Dear Mary
Worried about being burnt-out.

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Dear Mary,

I am worried that I am starting to have caregiver burnout.  I have heard this term in the past, but not really sure what it is or how to stop it.  Can you please tell to me about it?

Mel

Hi Mel:

I am glad that you are taking time to think about yourself and your well-being.  As caregivers, we often become so consumed with our work and our role that we forget about how important our own health and happiness is.  Let’s take a look at some of the issues:

Caregiver Burnout Warning Signs

You may be burning out if you are:

  • More easily frustrated or irritated. You lose your temper faster. You explode or overreact to minor issues. You snap at everyone over anything.
  • Depressed and anxious
  • Feeling sad and alone.
  • Always worrying. It could be financial issues or thinking things will never change. Have you turned into a “Worry Wart”?
  • Lacking energy and are feeling run down or always exhausted
  • Feeling guilty that either you should be doing more or knowing that you are neglecting others in your life, including yourself
  • Resenting your caregiving duties or the person receiving your care
  • Thinking of ways to harm your care recipient.
  • Getting sick. You don’t take care of yourself. You are missing your own appointments, including regular doctor and dentist appointments
  • Participating less in regular physical exercise
  • Having trouble focusing or concentrating and feeling overwhelmed
  • Crying excessively
  • Experiencing decreased self-worth or self-confidence
  • Using too much alcohol, food, or other substances
  • Neglecting responsibilities. Perhaps you are too overwhelmed to file taxes or take care of your pets. What is that growing in your refrigerator?
  • Spending less time with your own friends and family and becoming more socially isolated
  • Getting sick more often. Perhaps your immune system is compromised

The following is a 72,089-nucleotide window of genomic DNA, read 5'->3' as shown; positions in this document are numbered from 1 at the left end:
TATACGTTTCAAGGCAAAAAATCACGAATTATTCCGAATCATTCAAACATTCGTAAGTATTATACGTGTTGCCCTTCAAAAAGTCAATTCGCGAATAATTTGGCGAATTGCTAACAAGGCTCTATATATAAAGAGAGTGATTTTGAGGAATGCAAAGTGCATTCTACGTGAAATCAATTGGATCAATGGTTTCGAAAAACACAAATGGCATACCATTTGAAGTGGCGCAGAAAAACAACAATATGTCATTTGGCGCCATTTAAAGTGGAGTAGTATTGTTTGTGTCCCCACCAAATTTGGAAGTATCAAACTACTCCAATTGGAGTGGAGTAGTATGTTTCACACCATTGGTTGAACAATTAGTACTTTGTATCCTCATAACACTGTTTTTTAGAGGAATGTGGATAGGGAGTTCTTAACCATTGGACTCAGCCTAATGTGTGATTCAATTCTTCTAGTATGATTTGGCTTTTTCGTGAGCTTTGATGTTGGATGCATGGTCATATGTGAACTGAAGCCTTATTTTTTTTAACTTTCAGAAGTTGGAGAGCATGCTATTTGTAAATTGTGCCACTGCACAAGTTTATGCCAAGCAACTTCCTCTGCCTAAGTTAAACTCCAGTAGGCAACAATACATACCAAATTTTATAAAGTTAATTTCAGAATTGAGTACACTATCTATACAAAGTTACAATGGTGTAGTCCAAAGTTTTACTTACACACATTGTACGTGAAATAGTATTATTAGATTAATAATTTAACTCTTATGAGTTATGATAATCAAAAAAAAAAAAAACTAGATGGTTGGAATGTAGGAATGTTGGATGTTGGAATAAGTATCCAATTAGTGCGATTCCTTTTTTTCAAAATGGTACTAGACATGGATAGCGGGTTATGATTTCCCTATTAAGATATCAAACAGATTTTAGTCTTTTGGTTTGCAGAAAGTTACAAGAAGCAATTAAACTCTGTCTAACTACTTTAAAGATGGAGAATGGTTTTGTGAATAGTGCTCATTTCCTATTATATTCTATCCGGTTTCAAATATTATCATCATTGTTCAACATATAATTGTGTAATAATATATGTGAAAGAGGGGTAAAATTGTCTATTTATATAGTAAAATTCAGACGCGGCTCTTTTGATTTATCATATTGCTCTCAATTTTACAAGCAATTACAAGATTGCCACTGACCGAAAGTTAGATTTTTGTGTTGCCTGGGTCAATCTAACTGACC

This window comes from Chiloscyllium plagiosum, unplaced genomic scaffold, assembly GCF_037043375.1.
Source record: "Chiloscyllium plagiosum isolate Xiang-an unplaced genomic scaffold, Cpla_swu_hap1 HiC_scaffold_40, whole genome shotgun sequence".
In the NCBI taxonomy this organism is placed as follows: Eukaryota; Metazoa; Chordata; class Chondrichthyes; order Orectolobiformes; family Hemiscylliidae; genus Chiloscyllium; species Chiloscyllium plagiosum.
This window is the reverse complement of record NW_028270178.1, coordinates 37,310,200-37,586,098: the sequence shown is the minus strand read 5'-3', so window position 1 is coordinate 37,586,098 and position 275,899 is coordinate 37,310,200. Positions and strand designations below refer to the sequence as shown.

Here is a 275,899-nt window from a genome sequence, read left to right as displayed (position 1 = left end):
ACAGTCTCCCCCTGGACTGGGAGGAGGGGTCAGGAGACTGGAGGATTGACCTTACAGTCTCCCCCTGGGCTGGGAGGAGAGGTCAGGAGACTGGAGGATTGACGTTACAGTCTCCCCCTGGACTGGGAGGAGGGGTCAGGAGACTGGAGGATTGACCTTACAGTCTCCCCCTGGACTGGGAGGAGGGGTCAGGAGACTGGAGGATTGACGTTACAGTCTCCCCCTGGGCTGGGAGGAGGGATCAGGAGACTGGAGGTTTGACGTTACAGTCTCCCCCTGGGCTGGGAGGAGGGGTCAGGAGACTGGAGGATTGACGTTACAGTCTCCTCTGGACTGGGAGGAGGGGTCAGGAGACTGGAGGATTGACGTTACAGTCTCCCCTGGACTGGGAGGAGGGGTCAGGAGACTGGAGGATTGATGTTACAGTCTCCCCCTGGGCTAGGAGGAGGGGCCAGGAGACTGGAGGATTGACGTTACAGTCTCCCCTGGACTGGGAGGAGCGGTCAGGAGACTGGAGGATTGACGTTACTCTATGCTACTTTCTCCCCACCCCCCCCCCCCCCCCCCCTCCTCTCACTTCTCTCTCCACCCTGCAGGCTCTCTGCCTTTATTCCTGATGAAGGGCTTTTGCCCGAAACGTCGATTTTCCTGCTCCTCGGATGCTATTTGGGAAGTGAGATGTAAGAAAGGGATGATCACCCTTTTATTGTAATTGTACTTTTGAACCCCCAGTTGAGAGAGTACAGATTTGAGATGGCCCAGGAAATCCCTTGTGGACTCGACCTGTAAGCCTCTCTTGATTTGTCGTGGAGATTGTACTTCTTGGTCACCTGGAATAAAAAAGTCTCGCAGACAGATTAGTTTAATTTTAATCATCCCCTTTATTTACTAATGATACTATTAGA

• Always tired and having trouble sleeping. Perhaps you are sleeping too much
  • Noticing that you can’t or don’t take the time to relax
  • Feeling trapped. The situation is helpless and hopeless. Nothing will ever be better
  • Having weight changes – either up or down. Why is the mirror, no longer my friend?

 

Preventing Caregiver Burnout:

  1. Call a friend. Set up a regular schedule with someone with whom you can enjoy a quick conversation (either on-line or on the phone). Doing this regularly for 15 minute will boost your spirits.
  2. Become more knowledgeable about the medical issues you are dealing with, how better take care of yourself and how to improve your caregiving skills. Remember, it just not socially acceptable to be known as an ostrich with their head in the sand.
  3. Ask for help. You cannot sustain caregiving on your own. It takes a village to truly care give well. Develop your village.
  4. Accept help. Don’t think you are the only person who cares. The care offered by others may not be exactly the way you would do something. Who knows, it might even be better than what you are doing.  You might actually learn something from others.
  5. Set boundaries. Don’t let caregiving consume you. It can be a bottomless pit and ruin everything in your life (including relationships, quality of life, careers and happiness).  Set limits to what you can do well.  Remember Nancy Reagan’s favorite expression: “Just say no”.  Try it, it just might work.